The Possession’s box is only half full

Mainstream American horror has a tendency to either travel down safe, slightly spooky roads or overload with gore at the cost of true, properly built suspense.  The Possession, with its teen-friendly 15 rating (PG-13 in the US), falls firmly into the former category.  Claims that it is based on a true story are partially accurate (well, possibly), but the central story remains the work of writing tandem Juliet Snowden and Stiles White.  Danish director Ole Bornedal is at the helm, yet The Possession retains a typical Hollywood approach.

The Possession arrives in cinemas 31 August

Originally entitled “The Dibbuk Box”, The Possession is about exactly that: an antique wooden box designed to entrap a demon called (in Jewish faith), a dibbuk.  When it falls into the hands of a fractured family, the small, cursed chest threatens to tear them further apart once its contents are disturbed.  Jeffrey Dean Morgan is Clyde, a recently divorced father who can’t seem to please his two teenage daughters, Emily (Natasha Calis) and Hannah (Madison Davenport).  The idea that Clyde has neglected his daughters in favour of his coaching job is more paid lip-service to, rather than properly developed, as the film invests in his depiction as the sympathetic protagonist.  As Clyde’s ex-wife, Kyra Sedgwick spends the majority of the film being cross at him while casually flaunting her new boyfriend.  These interpersonal relationships provide the canvas for Bornedal’s brush strokes of mild creepiness, as Em’s obsession with the box slowly sees her become consumed by the possession so gently hinted at by the film’s title.

The Possession serves up a familiar formula of jump scares and overly dramatic scoring, as the possession slowly takes hold.  The tone is kept sufficiently menacing, despite actually delivering little by way of truly disturbing, or even surprising, developments.  Thankfully then, The Possession never takes itself too seriously, frequently allowing for laughs; most of them intentional.  One standout bit of dialogue about touching the box momentarily gives pause for consideration of exactly where The Possession might be headed (don’t worry, it doesn’t go there) before the giggles set in.  Heroically positioned, Morgan is exceptionally likable as the beleaguered father struggling to save his family.  In doing so, he recruits the aid of a Manhattan rabbi Tzadok, giving Orthodox reggae star Matisyahu a chance to shine on screen.  His contributions are remarkably enjoyable as he plays a pivotal role in the film’s most intense scenes.  As the primary victim, Calis is believable enough in a role that could have quickly landed in the realm of silly nonsense.  The make-up (largely sported by Calis)  and practical effects utilised are solid, if unspectacular, as the line between foreboding and ridiculous is carefully walked.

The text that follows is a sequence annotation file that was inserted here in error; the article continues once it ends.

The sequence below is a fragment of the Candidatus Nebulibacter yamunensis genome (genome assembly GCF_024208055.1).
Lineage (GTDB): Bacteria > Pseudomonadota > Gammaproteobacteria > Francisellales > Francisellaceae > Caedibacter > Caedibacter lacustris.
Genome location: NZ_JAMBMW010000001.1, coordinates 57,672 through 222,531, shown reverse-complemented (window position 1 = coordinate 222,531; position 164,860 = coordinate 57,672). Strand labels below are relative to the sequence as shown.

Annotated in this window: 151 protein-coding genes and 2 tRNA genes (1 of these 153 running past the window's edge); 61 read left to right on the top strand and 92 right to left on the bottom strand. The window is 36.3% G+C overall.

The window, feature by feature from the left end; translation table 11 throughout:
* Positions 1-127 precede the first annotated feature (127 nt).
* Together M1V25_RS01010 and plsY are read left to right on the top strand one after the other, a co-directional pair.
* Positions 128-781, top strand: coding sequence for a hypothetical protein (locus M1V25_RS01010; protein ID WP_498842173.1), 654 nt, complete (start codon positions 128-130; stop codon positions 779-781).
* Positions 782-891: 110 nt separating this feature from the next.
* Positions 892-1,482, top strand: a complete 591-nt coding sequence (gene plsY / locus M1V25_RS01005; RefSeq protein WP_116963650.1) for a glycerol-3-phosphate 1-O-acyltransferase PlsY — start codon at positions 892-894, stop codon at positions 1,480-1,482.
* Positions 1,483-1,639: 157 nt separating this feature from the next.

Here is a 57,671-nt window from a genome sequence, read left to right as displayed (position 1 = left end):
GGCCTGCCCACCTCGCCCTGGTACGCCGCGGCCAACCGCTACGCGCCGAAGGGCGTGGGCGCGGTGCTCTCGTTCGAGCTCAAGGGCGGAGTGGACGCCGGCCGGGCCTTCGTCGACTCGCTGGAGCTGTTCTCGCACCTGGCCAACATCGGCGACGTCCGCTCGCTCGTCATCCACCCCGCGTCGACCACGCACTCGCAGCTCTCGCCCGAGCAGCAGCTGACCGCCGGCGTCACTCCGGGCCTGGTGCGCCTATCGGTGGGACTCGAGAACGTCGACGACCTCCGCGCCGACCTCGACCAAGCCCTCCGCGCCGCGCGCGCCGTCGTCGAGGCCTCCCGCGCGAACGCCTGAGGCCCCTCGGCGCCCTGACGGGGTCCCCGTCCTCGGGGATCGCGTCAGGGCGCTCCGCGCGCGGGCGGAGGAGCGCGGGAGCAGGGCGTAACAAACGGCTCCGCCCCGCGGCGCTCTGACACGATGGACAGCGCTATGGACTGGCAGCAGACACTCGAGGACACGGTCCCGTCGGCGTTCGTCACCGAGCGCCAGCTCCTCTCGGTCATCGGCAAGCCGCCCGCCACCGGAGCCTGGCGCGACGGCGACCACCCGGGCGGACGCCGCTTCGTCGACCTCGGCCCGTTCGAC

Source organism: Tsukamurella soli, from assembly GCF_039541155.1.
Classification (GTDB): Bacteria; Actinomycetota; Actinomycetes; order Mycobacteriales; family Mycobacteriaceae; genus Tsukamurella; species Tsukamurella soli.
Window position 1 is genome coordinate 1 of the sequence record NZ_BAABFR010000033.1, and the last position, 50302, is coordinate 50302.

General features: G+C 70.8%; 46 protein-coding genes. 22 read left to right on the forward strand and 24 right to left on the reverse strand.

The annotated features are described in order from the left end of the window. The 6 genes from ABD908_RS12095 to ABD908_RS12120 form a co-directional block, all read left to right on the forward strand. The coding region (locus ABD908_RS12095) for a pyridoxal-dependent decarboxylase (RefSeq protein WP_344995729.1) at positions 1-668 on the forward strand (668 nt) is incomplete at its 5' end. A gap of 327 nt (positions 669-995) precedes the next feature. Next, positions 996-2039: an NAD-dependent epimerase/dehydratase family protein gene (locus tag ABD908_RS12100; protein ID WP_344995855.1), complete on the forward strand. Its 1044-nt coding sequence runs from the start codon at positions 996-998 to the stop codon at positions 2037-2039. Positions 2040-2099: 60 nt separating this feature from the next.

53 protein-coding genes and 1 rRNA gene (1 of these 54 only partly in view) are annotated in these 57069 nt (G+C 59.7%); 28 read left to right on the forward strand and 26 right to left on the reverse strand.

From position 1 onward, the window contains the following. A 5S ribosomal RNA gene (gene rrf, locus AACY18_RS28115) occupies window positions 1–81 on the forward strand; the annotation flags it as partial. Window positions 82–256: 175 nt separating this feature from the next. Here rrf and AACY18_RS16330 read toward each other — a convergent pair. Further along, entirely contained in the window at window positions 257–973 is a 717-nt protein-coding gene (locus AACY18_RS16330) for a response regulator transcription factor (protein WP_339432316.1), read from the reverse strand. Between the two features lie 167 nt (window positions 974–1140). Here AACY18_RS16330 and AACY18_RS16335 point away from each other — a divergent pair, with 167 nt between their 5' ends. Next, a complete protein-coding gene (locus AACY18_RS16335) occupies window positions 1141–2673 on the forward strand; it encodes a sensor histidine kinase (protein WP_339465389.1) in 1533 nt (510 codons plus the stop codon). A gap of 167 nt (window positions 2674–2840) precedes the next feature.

Yet, there is no shortage of goofiness to be found in The Possession.  Despite an enjoyable turn of events, the overly tidy finale illustrates how hesitant such horror films are to get their hands dirty in order to establish a true threat.  Without necessary sacrifice, it proves difficult to feel any heightened sense of tension at any time during Bornedal’s film.  While The Possession is a fun take on the exorcism sub-genre of horror, it’s more a friendly pat on the shoulder than a spine-chillingly light touch in the darkness.  6.5/10

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